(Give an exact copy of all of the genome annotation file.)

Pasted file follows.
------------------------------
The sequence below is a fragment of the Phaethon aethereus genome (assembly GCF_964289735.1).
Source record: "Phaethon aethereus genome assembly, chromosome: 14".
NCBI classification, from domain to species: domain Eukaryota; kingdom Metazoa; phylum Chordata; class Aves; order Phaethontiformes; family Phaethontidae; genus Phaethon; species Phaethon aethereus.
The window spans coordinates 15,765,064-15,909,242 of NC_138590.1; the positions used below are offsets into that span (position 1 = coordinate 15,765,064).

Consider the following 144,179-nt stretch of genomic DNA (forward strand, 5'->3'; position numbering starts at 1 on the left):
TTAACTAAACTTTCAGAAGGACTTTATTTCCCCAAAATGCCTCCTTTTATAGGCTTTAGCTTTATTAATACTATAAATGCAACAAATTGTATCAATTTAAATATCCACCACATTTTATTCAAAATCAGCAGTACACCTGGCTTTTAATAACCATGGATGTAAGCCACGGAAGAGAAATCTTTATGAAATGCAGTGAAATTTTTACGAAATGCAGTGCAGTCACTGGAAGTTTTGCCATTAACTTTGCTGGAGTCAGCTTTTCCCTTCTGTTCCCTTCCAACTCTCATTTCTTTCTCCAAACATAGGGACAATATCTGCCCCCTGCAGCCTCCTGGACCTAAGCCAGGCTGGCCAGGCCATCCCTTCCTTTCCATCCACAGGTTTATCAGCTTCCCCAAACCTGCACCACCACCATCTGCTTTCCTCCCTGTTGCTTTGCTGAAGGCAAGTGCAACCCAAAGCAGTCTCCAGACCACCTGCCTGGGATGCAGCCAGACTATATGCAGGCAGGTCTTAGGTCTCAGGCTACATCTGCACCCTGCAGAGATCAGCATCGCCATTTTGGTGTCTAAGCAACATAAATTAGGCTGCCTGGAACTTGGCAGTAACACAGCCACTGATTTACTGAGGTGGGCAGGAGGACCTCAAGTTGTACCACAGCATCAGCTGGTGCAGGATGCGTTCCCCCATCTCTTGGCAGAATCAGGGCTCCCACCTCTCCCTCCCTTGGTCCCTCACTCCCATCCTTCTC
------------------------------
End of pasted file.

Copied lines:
The sequence below is a fragment of the Phaethon aethereus genome (assembly GCF_964289735.1).
Source record: "Phaethon aethereus genome assembly, chromosome: 14".
NCBI classification, from domain to species: domain Eukaryota; kingdom Metazoa; phylum Chordata; class Aves; order Phaethontiformes; family Phaethontidae; genus Phaethon; species Phaethon aethereus.
The window spans coordinates 15,765,064-15,909,242 of NC_138590.1; the positions used below are offsets into that span (position 1 = coordinate 15,765,064).

Consider the following 144,179-nt stretch of genomic DNA (forward strand, 5'->3'; position numbering starts at 1 on the left):
TTAACTAAACTTTCAGAAGGACTTTATTTCCCCAAAATGCCTCCTTTTATAGGCTTTAGCTTTATTAATACTATAAATGCAACAAATTGTATCAATTTAAATATCCACCACATTTTATTCAAAATCAGCAGTACACCTGGCTTTTAATAACCATGGATGTAAGCCACGGAAGAGAAATCTTTATGAAATGCAGTGAAATTTTTACGAAATGCAGTGCAGTCACTGGAAGTTTTGCCATTAACTTTGCTGGAGTCAGCTTTTCCCTTCTGTTCCCTTCCAACTCTCATTTCTTTCTCCAAACATAGGGACAATATCTGCCCCCTGCAGCCTCCTGGACCTAAGCCAGGCTGGCCAGGCCATCCCTTCCTTTCCATCCACAGGTTTATCAGCTTCCCCAAACCTGCACCACCACCATCTGCTTTCCTCCCTGTTGCTTTGCTGAAGGCAAGTGCAACCCAAAGCAGTCTCCAGACCACCTGCCTGGGATGCAGCCAGACTATATGCAGGCAGGTCTTAGGTCTCAGGCTACATCTGCACCCTGCAGAGATCAGCATCGCCATTTTGGTGTCTAAGCAACATAAATTAGGCTGCCTGGAACTTGGCAGTAACACAGCCACTGATTTACTGAGGTGGGCAGGAGGACCTCAAGTTGTACCACAGCATCAGCTGGTGCAGGATGCGTTCCCCCATCTCTTGGCAGAATCAGGGCTCCCACCTCTCCCTCCCTTGGTCCCTCACTCCCATCCTTCTC